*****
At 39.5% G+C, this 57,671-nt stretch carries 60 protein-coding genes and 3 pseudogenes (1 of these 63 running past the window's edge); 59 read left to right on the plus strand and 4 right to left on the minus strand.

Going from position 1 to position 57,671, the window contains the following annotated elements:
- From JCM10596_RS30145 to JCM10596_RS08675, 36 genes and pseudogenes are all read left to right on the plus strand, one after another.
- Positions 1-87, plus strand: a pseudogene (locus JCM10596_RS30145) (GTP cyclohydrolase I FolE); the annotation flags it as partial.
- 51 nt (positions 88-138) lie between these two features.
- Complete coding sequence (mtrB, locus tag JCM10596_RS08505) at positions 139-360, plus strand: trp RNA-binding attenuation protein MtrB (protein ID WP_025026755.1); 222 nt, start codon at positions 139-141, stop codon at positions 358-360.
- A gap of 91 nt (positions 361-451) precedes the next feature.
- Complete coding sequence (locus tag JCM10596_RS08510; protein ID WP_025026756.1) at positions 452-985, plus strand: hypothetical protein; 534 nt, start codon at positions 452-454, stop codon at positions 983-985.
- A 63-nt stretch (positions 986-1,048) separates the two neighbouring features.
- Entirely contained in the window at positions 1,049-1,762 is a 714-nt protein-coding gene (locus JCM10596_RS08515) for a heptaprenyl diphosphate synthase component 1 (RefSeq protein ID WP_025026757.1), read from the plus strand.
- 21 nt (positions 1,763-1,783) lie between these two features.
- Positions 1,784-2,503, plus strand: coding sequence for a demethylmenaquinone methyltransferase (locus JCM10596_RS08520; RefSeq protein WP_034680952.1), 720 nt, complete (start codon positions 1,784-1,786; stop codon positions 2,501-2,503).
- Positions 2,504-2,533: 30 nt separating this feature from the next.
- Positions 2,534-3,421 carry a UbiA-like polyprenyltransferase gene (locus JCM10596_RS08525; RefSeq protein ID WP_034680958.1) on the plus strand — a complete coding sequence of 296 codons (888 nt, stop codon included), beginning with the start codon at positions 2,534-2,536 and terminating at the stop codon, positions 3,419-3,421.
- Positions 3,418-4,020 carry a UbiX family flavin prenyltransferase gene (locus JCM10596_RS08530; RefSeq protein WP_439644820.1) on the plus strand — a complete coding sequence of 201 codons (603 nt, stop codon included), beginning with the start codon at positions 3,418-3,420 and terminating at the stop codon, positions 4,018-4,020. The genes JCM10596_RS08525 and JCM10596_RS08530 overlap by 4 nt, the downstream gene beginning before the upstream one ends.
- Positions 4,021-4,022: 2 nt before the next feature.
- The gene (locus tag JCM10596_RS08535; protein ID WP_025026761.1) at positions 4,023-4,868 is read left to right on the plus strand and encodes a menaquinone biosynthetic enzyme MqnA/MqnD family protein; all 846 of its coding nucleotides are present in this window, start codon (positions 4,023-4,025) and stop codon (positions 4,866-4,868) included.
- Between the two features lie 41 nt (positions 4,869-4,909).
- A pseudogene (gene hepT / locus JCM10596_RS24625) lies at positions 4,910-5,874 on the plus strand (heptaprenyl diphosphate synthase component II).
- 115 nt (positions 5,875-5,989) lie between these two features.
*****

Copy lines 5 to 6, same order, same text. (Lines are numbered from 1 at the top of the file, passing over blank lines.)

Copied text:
- 51 nt (positions 88-138) lie between these two features.
- Complete coding sequence (mtrB, locus tag JCM10596_RS08505) at positions 139-360, plus strand: trp RNA-binding attenuation protein MtrB (protein ID WP_025026755.1); 222 nt, start codon at positions 139-141, stop codon at positions 358-360.